Sheppard Robson and BDP have updated their gender pay gap figures
The gap between what men and women are paid across the architecture sector is a sign of an “uncomfortable” imbalance at the top, some of the country’s biggest architecture firms have said.
WA100 architecture practices Sheppard Robson and BDP have both updated their gender pay data, with both posting an improvement in the median difference in men and women’s pay.
Sheppard Robson, which recorded a 10% median gap compared with 10.9% last year, said the difference highlighted a sector-wide issue.
The practice said: “The mean and median pay gap calculations across the industry illustrate a disparity in women progressing to senior roles within our profession.
“Like most of the industry, we are uncomfortable with this and are committed to continually make the best conditions for everyone to thrive.”
The firm also saw the median difference in bonus pay fall from 25% last year to 11.1%, while the percentage of women receiving bonuses increased from 39.7% to 46.4%.
Despite this increase the gap between the percentage of men and the percentage of women who receive a bonus increased, with the proportion of men being given additional pay increasing from 46.3% to 55.5%.
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The median pay gap also improved at BDP, falling from 25.5% in the figures reported in 2018 to 20.2%.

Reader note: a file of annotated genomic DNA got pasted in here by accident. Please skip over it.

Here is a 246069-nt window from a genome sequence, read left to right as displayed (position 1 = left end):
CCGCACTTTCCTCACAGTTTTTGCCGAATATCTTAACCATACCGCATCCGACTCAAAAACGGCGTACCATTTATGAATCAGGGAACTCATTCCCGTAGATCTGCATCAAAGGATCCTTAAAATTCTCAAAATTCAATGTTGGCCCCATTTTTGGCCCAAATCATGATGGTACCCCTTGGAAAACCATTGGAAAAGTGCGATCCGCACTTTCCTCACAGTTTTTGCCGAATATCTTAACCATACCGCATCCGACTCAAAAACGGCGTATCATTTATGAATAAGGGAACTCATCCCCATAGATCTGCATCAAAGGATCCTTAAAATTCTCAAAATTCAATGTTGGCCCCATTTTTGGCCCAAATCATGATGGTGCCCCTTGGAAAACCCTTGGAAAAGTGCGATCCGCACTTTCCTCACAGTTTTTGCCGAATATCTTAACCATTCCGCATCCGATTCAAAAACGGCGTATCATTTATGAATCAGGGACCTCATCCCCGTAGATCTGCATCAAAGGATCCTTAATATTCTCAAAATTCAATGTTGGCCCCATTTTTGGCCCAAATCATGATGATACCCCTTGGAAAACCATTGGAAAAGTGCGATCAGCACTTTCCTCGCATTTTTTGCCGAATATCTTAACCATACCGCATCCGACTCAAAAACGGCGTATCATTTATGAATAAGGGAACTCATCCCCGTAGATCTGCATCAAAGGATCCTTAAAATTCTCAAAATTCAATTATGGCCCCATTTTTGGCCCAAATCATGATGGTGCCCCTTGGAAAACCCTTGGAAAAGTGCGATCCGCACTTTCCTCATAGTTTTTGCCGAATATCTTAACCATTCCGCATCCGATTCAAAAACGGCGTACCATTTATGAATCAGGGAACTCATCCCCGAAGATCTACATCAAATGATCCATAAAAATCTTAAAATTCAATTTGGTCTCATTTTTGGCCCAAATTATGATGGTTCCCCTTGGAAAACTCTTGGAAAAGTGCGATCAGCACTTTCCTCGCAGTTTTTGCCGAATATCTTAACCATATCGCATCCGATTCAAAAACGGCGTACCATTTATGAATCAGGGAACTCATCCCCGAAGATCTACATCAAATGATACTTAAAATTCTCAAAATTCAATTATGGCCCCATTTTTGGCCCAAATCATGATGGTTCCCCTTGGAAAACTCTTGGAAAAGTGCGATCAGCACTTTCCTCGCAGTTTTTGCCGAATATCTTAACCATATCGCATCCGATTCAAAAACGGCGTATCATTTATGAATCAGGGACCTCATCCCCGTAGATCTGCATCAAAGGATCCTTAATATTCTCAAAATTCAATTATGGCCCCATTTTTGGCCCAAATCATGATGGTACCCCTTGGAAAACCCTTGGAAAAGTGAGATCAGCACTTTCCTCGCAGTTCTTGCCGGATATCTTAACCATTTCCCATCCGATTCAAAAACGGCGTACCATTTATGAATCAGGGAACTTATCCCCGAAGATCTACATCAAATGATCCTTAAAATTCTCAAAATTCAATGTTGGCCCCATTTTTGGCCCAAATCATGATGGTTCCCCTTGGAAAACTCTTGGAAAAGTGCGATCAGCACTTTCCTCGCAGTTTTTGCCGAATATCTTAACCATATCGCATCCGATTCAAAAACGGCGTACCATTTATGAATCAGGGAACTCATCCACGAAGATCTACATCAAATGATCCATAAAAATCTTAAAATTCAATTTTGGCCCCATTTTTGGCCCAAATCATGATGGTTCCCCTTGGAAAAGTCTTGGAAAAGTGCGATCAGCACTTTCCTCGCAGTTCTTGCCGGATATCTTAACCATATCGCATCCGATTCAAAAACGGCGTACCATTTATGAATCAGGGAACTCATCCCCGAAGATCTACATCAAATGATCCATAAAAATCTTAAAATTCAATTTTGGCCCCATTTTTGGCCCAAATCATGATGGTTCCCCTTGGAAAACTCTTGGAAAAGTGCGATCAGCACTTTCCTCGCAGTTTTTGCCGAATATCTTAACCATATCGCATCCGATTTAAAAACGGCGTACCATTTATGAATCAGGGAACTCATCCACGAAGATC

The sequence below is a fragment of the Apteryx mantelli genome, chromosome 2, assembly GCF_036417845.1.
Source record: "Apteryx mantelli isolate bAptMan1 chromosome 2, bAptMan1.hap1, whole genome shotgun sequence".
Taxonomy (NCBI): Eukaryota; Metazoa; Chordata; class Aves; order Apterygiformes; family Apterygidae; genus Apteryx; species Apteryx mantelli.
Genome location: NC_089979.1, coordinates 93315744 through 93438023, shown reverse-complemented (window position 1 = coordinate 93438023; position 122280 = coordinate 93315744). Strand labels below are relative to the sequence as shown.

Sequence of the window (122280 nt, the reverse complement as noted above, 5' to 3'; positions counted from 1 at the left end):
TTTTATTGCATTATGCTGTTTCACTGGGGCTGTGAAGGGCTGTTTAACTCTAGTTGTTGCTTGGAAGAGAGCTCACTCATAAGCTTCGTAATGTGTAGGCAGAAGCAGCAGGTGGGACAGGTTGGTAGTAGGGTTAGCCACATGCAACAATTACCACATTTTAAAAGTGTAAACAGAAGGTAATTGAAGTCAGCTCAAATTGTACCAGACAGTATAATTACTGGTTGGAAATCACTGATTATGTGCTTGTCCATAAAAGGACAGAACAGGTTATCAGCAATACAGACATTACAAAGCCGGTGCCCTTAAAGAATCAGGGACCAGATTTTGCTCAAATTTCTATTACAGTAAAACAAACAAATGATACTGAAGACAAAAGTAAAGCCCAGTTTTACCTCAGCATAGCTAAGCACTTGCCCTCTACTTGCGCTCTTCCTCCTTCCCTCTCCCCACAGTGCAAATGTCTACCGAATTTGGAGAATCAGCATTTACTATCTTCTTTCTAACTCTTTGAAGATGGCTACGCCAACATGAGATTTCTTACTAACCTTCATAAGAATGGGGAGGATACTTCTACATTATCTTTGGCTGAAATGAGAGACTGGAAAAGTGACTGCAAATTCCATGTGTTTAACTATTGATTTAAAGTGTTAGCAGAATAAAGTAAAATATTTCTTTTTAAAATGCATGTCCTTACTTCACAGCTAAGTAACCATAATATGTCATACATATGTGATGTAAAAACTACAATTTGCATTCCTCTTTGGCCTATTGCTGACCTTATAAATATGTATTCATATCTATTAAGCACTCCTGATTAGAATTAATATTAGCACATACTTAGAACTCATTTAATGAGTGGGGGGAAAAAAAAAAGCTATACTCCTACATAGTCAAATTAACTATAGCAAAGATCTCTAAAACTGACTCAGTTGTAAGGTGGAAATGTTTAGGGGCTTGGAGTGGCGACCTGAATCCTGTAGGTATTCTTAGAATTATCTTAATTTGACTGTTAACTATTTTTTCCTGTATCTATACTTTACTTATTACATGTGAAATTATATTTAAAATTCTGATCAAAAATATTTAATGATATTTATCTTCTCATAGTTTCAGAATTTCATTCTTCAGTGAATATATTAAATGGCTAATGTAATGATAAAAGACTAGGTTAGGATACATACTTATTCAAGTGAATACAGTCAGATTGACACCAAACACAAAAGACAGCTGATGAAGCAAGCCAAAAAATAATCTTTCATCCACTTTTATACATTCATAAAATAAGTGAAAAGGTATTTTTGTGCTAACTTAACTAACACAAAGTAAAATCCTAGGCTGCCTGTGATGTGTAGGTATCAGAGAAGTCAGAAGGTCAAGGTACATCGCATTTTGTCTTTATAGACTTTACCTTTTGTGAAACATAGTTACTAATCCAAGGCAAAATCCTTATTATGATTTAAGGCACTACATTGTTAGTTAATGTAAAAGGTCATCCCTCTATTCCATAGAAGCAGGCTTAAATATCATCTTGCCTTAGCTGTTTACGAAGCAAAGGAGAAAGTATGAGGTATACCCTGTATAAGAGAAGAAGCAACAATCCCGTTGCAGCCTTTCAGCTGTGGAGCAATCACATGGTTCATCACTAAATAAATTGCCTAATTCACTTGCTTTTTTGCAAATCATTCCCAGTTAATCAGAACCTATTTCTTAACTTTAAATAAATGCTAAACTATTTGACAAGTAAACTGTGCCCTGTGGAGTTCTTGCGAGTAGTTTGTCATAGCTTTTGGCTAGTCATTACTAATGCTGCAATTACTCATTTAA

There was virtually no change in the median difference in bonus pay at BDP, with the women receiving 28% less then men. Last year this figure was 27.5%.
While women made up 20.5% of the firm’s top-paid staff, they accounted for more than 50% of people in each of the two lowest paid quartiles.
The country’s biggest architecture practice Foster & Partners, which updated their gender pay figures earlier this month, also flagged the disparity in the number of men and women in senior positions as the key driver behind the difference in men’s and women’s pay.
In a statement accompanying the figures, the firm said: “The main reason for the gap remains with us having more men, with longer service, in senior higher-paid roles within the practice.”
Foster + Partners’ median gender pay gap did improve over the past 12 months, with the salaries of men and women at the practice inching closer together.
The firm reported a 9.8% disparity in its most recent data compared with 10.5% in its previous figures.
Under government rules, if an employer is listed has having 250 or more employees on 31 March, then they must publish a gender pay report by 30 March of the following year.